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Research Interest

  • Systems biology of metabolic disease and diabetes.
  • Computational analysis of multi-omics data.
  • Linking molecular data to metabolic phenotypes.


Exploiting indirect calorimetry to understand individual differences in the homeostatic control of energy balance

Indirect Calorimetry is used to estimate energy expenditure in living organisms. By simultaneously monitoring O2 consumption and CO2 production, as well as body temperature, locomotor activity, and food intake of individual animals, the overall energy consumption, as well as oxidative substrate preference can be estimated. However, in order to tap the full diagnostic potential or these high-resolution multivariate longitudinal data, novel sophisticated statistical methods are required. We are currently developing new tools to analyze and compare individuals or categorical groups, including disease models, in order to extract comparable features. In close collaboration with  IDO researchers, we aim to optimize these tools and methods in order to link identified features with metabolic disease-related phenotypes. We will additionally explore multi-omics data (transcriptomics, proteomics, metabolomics) to identify new molecular signatures that chart individual metabolic disease progression and susceptibility. Our results will help to develop novel predictive tools and strategies for a personalized prevention and therapy of metabolic disease.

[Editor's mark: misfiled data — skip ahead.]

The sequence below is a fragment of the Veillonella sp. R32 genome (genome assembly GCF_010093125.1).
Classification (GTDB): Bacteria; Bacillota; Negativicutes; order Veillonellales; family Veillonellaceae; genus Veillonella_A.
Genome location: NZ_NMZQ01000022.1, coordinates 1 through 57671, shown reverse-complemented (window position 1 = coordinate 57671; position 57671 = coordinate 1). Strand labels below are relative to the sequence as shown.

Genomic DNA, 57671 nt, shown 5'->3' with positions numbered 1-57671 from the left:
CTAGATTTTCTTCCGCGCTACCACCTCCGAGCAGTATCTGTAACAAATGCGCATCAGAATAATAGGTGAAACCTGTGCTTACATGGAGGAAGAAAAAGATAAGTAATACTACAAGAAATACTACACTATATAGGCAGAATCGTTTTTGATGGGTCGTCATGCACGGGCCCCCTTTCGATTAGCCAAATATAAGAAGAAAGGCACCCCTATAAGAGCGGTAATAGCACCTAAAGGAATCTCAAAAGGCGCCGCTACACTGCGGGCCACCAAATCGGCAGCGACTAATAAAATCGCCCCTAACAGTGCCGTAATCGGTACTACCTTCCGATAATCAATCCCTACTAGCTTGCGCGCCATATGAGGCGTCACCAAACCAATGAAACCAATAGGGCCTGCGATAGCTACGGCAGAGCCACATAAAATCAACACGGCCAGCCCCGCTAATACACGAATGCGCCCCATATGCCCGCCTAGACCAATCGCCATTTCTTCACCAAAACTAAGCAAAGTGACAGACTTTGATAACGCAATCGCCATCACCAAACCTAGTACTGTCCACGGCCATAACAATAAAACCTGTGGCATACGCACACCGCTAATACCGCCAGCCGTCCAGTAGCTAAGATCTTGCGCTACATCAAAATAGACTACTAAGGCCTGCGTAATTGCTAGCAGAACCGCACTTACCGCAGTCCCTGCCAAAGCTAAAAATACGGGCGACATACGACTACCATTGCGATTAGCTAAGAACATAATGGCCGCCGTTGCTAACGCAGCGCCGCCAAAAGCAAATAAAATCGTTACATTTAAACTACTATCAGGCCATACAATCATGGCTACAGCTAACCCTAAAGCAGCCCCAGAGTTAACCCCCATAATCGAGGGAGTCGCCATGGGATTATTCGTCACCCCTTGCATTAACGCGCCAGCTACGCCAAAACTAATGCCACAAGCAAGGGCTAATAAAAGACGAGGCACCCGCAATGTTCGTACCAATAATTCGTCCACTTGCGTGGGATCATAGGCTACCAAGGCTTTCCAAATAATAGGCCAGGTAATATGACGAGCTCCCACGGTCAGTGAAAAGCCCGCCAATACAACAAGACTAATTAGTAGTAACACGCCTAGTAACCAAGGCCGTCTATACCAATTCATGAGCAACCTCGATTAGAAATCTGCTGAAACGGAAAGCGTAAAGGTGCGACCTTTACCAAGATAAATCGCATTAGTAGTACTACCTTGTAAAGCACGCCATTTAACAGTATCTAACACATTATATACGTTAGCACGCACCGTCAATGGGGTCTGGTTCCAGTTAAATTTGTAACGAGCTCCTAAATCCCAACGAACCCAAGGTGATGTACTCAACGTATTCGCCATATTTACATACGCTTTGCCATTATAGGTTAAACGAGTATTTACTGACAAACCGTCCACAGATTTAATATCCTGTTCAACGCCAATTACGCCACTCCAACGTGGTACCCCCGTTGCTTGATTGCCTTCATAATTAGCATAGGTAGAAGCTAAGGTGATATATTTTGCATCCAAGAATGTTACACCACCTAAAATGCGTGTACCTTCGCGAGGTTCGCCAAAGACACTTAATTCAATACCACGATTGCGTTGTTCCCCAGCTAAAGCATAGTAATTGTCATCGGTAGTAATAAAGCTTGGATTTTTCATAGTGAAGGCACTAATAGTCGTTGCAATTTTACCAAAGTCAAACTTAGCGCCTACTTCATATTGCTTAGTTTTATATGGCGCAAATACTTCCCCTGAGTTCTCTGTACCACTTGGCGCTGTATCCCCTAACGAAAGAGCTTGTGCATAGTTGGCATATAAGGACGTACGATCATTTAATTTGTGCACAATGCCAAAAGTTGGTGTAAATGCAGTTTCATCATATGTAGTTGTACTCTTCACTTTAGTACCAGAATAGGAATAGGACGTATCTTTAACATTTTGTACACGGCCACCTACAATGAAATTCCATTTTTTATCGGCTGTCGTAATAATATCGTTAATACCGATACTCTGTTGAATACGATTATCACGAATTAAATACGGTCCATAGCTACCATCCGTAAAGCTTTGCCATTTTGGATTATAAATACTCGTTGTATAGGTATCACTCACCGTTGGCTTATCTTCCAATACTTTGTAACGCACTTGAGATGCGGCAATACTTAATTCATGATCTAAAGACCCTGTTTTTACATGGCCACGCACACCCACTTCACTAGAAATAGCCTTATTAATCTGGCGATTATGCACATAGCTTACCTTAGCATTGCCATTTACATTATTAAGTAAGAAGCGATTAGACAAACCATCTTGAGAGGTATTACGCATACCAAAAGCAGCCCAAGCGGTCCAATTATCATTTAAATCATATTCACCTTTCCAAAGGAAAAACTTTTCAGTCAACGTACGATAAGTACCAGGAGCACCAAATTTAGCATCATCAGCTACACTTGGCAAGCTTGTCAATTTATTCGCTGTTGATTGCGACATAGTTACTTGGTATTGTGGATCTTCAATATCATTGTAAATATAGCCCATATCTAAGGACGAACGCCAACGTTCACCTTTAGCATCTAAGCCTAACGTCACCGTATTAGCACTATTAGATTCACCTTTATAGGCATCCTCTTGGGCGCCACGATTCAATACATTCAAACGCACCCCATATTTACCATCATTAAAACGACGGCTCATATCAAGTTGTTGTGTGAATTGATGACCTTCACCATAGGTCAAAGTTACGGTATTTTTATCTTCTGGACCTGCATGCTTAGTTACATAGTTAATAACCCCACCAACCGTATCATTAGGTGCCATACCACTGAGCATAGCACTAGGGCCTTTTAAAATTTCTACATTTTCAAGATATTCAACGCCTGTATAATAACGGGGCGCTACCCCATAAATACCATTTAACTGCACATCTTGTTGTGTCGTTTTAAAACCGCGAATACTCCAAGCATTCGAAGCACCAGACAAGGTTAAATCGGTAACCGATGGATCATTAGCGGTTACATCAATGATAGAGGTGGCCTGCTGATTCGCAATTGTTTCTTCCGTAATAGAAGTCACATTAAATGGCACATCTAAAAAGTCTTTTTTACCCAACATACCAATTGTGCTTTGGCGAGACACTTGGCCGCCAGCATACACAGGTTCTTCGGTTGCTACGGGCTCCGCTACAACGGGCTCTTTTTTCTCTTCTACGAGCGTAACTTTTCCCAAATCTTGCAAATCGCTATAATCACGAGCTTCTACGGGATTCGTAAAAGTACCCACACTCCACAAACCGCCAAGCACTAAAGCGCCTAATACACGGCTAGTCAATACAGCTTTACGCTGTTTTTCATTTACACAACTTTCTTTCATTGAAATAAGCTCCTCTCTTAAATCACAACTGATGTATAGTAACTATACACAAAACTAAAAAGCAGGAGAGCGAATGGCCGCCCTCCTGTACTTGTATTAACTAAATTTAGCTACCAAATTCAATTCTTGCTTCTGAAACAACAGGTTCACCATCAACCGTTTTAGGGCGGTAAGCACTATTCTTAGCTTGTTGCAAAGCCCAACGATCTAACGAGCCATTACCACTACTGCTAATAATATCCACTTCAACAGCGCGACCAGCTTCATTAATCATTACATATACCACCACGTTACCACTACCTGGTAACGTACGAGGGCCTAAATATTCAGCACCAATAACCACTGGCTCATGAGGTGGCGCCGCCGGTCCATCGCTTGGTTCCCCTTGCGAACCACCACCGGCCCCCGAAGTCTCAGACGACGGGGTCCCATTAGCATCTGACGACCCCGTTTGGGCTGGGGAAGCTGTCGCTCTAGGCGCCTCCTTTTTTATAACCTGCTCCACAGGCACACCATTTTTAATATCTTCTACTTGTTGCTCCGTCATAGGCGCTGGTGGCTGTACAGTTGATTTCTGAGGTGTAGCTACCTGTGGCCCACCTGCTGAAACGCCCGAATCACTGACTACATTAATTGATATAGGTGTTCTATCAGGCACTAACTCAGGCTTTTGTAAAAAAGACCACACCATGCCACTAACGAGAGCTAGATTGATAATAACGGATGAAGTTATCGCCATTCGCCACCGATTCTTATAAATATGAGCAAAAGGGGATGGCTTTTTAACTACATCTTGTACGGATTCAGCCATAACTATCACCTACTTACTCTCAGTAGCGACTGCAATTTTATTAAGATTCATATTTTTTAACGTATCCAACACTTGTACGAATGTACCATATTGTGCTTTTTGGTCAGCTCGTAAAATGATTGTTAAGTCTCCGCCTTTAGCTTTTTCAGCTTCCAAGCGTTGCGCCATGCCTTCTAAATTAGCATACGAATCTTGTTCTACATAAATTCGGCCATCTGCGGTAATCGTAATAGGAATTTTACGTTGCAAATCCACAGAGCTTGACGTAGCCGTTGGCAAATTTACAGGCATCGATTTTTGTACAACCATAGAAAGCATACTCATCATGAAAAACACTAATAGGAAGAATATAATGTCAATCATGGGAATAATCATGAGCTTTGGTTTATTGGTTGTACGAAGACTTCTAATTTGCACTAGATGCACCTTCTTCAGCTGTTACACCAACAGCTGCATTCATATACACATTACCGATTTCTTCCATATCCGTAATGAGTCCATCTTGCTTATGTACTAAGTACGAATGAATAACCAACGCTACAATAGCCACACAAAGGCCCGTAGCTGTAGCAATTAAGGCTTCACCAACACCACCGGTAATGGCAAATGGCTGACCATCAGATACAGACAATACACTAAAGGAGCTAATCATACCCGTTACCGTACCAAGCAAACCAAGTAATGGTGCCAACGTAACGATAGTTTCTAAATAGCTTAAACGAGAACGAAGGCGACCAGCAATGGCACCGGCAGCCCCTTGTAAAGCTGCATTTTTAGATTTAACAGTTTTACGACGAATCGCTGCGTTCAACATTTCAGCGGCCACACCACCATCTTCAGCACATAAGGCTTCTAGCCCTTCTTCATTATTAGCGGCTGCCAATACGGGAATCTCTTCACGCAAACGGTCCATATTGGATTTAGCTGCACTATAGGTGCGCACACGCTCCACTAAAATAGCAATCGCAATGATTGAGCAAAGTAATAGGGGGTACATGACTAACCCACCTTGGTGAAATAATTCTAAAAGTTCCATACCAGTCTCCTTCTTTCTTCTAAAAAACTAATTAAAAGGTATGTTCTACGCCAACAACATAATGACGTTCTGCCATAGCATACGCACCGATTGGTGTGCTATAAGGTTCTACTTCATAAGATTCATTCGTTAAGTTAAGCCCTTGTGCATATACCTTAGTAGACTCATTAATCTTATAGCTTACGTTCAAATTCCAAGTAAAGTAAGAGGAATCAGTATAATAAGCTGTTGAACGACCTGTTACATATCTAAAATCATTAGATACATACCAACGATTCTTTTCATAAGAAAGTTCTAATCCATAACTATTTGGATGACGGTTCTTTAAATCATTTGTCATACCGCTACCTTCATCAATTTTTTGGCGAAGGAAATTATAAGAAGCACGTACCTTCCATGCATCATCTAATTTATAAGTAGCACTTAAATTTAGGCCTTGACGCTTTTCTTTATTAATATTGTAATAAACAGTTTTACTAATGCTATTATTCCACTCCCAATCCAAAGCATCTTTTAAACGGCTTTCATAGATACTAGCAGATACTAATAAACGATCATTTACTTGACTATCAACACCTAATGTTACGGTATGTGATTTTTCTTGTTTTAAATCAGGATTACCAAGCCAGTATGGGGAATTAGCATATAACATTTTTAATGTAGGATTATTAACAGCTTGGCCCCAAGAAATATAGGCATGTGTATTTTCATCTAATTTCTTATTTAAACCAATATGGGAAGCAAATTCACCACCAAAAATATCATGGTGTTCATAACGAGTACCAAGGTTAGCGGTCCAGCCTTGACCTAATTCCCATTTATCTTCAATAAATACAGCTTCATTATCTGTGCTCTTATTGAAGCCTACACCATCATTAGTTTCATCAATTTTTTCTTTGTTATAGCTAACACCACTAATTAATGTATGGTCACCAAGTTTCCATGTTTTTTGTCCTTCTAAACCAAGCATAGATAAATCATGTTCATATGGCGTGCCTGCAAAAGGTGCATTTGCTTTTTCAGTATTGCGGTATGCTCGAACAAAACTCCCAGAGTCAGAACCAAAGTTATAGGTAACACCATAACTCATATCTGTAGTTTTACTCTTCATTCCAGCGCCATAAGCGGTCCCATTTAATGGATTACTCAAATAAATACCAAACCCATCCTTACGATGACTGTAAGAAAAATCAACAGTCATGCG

For this highly interdisciplinary project, a strong background in physics, statistics and computational data analysis is essential, as well as a genuine interest in energy metabolism.

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